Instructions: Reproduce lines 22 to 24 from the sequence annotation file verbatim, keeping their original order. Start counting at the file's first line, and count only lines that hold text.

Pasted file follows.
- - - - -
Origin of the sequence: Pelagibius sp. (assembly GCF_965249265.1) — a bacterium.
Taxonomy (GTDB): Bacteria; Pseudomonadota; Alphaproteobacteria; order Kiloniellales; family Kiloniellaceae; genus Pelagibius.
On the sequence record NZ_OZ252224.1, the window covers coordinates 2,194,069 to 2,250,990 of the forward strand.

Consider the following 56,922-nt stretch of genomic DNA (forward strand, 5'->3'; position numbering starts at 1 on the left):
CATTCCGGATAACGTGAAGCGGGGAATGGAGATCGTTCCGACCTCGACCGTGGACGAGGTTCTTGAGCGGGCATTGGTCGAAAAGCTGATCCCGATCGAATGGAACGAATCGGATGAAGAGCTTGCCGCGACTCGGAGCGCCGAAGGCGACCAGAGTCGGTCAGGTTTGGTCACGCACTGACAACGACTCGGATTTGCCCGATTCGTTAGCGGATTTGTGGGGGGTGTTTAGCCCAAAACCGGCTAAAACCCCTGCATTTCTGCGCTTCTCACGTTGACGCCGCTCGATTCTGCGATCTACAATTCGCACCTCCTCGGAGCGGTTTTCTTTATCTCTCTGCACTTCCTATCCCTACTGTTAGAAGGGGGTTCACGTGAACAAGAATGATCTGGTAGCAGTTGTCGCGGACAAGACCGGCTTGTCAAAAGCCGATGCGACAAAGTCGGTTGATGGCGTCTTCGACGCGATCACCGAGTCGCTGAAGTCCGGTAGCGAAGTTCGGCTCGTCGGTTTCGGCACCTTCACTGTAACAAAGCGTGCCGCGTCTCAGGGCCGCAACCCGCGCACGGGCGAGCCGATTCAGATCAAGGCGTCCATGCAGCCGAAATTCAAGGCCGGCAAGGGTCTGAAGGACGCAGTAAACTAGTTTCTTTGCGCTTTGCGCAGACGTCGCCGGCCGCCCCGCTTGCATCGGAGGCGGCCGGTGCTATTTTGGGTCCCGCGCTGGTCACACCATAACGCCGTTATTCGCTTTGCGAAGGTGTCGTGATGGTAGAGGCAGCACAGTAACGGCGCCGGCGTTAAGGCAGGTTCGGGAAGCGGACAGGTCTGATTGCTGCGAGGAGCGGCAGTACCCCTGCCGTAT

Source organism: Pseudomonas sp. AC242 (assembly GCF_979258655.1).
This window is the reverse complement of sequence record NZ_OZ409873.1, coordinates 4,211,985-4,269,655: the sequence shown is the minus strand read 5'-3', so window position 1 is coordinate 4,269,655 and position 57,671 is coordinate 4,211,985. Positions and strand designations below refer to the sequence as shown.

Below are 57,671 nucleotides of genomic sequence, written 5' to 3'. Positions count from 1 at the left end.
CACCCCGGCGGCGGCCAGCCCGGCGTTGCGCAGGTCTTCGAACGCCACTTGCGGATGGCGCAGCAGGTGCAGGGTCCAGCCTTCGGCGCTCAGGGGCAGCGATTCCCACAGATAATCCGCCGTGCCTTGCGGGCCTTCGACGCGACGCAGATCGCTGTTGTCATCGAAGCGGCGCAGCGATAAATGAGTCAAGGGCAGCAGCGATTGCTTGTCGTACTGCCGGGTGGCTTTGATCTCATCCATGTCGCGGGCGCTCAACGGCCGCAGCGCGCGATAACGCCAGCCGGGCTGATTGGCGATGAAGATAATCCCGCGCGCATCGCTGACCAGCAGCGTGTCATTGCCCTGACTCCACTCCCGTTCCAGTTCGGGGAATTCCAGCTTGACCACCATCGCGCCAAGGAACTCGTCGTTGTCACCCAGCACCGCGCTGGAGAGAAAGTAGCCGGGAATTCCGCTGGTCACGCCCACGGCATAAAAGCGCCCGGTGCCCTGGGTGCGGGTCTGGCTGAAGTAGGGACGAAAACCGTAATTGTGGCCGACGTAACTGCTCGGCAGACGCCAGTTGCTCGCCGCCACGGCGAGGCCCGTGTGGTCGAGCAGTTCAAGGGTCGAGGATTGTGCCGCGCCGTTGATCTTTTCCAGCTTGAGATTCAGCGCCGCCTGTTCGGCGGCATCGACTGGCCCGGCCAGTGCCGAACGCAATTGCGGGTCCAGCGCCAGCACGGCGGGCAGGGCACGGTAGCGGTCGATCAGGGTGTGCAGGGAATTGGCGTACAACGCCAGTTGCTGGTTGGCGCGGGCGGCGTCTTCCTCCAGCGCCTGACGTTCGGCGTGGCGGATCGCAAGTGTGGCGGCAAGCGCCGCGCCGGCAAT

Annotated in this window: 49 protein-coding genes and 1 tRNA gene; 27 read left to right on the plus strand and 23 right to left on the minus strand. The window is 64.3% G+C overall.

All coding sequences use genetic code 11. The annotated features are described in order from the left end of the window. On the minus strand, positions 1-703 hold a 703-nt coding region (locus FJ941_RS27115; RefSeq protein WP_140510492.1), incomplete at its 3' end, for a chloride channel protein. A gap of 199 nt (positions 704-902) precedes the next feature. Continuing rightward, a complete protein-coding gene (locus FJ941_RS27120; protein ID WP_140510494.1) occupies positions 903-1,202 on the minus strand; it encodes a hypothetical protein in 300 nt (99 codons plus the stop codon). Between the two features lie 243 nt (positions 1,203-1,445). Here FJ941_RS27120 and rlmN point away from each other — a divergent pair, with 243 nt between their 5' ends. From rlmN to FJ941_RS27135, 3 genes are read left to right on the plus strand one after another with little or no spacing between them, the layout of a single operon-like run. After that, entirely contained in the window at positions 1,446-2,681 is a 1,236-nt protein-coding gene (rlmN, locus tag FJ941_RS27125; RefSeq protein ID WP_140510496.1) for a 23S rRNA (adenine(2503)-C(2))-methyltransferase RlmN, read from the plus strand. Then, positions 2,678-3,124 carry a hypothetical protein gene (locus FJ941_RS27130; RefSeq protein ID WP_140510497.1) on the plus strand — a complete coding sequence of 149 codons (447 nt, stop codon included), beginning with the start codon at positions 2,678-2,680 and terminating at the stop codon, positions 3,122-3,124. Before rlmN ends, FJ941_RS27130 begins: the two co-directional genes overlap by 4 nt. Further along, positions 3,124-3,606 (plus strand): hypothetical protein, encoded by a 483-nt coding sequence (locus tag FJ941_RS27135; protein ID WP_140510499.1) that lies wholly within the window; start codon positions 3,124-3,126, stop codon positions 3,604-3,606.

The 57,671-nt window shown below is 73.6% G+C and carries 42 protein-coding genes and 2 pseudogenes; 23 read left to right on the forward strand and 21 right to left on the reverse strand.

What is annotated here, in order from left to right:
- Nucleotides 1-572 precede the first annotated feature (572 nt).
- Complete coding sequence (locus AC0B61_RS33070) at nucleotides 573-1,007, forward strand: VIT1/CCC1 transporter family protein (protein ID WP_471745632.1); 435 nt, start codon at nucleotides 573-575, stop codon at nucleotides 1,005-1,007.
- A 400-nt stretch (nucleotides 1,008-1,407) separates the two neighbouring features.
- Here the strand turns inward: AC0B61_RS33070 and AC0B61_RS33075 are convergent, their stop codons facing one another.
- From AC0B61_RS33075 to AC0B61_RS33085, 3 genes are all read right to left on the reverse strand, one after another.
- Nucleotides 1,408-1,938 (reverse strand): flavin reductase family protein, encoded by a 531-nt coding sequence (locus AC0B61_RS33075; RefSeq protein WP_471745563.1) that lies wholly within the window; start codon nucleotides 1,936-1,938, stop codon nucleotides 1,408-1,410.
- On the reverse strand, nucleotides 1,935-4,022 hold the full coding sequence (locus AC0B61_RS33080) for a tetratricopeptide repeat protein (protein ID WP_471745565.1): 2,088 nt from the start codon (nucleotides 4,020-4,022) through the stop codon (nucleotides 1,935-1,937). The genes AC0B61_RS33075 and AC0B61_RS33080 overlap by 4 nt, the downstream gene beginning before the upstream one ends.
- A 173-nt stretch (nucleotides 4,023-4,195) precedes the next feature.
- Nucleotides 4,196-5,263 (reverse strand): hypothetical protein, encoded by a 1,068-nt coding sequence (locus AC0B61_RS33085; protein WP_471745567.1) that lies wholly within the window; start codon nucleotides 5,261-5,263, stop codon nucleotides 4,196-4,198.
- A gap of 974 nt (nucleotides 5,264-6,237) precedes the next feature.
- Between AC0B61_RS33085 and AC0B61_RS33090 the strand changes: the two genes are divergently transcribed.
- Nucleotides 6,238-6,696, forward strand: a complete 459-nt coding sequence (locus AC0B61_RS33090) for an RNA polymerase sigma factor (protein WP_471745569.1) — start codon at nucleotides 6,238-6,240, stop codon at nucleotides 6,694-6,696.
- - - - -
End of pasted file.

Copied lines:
- Nucleotides 4,196-5,263 (reverse strand): hypothetical protein, encoded by a 1,068-nt coding sequence (locus AC0B61_RS33085; protein WP_471745567.1) that lies wholly within the window; start codon nucleotides 5,261-5,263, stop codon nucleotides 4,196-4,198.
- A gap of 974 nt (nucleotides 5,264-6,237) precedes the next feature.
- Between AC0B61_RS33085 and AC0B61_RS33090 the strand changes: the two genes are divergently transcribed.